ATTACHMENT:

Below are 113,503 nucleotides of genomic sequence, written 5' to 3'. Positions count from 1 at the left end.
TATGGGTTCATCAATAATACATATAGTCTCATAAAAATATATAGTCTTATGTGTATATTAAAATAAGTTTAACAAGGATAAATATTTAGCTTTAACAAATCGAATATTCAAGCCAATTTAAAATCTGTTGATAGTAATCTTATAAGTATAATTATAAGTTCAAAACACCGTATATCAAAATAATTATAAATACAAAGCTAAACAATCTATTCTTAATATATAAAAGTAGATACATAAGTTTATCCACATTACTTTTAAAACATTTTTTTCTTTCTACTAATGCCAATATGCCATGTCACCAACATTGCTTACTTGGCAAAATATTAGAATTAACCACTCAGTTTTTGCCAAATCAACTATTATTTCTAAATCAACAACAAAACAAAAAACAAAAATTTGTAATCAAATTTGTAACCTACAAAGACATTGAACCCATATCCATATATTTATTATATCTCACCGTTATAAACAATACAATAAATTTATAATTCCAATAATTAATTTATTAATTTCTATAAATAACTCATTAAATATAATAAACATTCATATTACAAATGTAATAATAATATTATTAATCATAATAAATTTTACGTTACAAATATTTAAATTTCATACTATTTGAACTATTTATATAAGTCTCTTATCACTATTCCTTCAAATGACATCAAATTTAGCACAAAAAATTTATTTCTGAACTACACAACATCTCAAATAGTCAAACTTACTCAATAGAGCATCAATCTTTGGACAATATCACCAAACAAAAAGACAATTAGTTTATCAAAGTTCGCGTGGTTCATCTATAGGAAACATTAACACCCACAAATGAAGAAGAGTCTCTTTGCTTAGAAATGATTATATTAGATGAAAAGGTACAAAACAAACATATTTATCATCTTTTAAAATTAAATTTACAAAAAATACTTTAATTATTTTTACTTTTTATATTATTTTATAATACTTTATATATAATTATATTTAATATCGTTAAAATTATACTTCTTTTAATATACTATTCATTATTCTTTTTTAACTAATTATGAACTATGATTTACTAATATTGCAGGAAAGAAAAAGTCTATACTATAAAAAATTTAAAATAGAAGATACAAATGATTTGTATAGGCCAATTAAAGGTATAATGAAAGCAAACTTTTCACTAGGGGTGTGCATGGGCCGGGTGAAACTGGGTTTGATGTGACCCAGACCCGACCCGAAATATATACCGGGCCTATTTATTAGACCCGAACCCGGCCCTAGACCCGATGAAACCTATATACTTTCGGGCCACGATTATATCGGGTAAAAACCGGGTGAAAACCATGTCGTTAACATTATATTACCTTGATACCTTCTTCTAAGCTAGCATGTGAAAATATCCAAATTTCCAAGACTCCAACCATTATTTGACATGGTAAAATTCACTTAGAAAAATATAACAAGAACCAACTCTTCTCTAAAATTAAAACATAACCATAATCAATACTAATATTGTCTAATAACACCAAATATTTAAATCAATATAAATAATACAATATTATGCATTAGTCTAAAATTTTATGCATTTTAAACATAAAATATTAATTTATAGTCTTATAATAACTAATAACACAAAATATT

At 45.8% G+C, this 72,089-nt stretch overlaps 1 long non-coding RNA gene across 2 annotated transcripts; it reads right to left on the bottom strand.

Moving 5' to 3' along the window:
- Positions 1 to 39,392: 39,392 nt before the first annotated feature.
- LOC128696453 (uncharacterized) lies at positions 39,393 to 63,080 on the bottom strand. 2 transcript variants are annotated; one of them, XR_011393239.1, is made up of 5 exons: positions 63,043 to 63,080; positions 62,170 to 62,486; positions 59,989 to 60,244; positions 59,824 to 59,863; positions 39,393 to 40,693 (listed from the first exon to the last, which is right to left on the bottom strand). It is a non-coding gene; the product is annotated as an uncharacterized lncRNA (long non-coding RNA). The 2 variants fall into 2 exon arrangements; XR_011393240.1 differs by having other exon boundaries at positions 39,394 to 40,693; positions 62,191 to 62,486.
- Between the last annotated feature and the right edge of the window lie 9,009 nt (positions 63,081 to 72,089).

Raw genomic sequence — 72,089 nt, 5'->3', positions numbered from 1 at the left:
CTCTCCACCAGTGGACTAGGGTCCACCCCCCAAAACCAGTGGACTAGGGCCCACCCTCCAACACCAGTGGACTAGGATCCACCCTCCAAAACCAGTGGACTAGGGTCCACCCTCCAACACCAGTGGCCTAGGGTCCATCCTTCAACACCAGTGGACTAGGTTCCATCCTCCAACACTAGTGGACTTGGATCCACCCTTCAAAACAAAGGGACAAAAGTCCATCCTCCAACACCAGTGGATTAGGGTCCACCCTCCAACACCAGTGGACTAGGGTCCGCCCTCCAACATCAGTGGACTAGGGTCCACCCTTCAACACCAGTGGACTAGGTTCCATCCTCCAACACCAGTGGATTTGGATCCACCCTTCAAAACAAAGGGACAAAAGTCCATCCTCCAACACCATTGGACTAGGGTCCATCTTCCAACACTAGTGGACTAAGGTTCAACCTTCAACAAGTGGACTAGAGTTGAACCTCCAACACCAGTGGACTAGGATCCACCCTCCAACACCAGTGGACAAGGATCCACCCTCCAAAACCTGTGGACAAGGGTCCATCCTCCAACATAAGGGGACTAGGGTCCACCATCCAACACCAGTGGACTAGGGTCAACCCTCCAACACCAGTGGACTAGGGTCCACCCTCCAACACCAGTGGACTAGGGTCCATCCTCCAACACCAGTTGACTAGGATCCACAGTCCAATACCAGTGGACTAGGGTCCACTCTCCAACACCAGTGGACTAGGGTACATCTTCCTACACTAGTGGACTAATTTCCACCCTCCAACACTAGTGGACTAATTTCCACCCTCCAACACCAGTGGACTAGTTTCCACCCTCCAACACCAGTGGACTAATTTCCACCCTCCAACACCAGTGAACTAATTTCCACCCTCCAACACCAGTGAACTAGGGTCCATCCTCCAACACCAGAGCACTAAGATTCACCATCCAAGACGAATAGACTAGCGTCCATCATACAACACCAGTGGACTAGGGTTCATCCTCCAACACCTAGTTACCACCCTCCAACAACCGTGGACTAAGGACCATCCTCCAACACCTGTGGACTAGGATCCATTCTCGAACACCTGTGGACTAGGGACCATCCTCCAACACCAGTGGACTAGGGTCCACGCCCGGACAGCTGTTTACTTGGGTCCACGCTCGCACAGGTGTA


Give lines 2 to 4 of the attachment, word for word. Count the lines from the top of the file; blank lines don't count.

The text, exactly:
TATGGGTTCATCAATAATACATATAGTCTCATAAAAATATATAGTCTTATGTGTATATTAAAATAAGTTTAACAAGGATAAATATTTAGCTTTAACAAATCGAATATTCAAGCCAATTTAAAATCTGTTGATAGTAATCTTATAAGTATAATTATAAGTTCAAAACACCGTATATCAAAATAATTATAAATACAAAGCTAAACAATCTATTCTTAATATATAAAAGTAGATACATAAGTTTATCCACATTACTTTTAAAACATTTTTTTCTTTCTACTAATGCCAATATGCCATGTCACCAACATTGCTTACTTGGCAAAATATTAGAATTAACCACTCAGTTTTTGCCAAATCAACTATTATTTCTAAATCAACAACAAAACAAAAAACAAAAATTTGTAATCAAATTTGTAACCTACAAAGACATTGAACCCATATCCATATATTTATTATATCTCACCGTTATAAACAATACAATAAATTTATAATTCCAATAATTAATTTATTAATTTCTATAAATAACTCATTAAATATAATAAACATTCATATTACAAATGTAATAATAATATTATTAATCATAATAAATTTTACGTTACAAATATTTAAATTTCATACTATTTGAACTATTTATATAAGTCTCTTATCACTATTCCTTCAAATGACATCAAATTTAGCACAAAAAATTTATTTCTGAACTACACAACATCTCAAATAGTCAAACTTACTCAATAGAGCATCAATCTTTGGACAATATCACCAAACAAAAAGACAATTAGTTTATCAAAGTTCGCGTGGTTCATCTATAGGAAACATTAACACCCACAAATGAAGAAGAGTCTCTTTGCTTAGAAATGATTATATTAGATGAAAAGGTACAAAACAAACATATTTATCATCTTTTAAAATTAAATTTACAAAAAATACTTTAATTATTTTTACTTTTTATATTATTTTATAATACTTTATATATAATTATATTTAATATCGTTAAAATTATACTTCTTTTAATATACTATTCATTATTCTTTTTTAACTAATTATGAACTATGATTTACTAATATTGCAGGAAAGAAAAAGTCTATACTATAAAAAATTTAAAATAGAAGATACAAATGATTTGTATAGGCCAATTAAAGGTATAATGAAAGCAAACTTTTCACTAGGGGTGTGCATGGGCCGGGTGAAACTGGGTTTGATGTGACCCAGACCCGACCCGAAATATATACCGGGCCTATTTATTAGACCCGAACCCGGCCCTAGACCCGATGAAACCTATATACTTTCGGGCCACGATTATATCGGGTAAAAACCGGGTGAAAACCATGTCGTTAACATTATATTACCTTGATACCTTCTTCTAAGCTAGCATGTGAAAATATCCAAATTTCCAAGACTCCAACCATTATTTGACATGGTAAAATTCACTTAGAAAAATATAACAAGAACCAACTCTTCTCTAAAATTAAAACATAACCATAATCAATACTAATATTGTCTAATAACACCAAATATTTAAATCAATATAAATAATACAATATTATGCATTAGTCTAAAATTTTATGCATTTTAAACATAAAATATTAATTTATAGTCTTATAATAACTAATAACACAAAATATT

At 45.8% G+C, this 72,089-nt stretch overlaps 1 long non-coding RNA gene across 2 annotated transcripts; it reads right to left on the bottom strand.

Moving 5' to 3' along the window: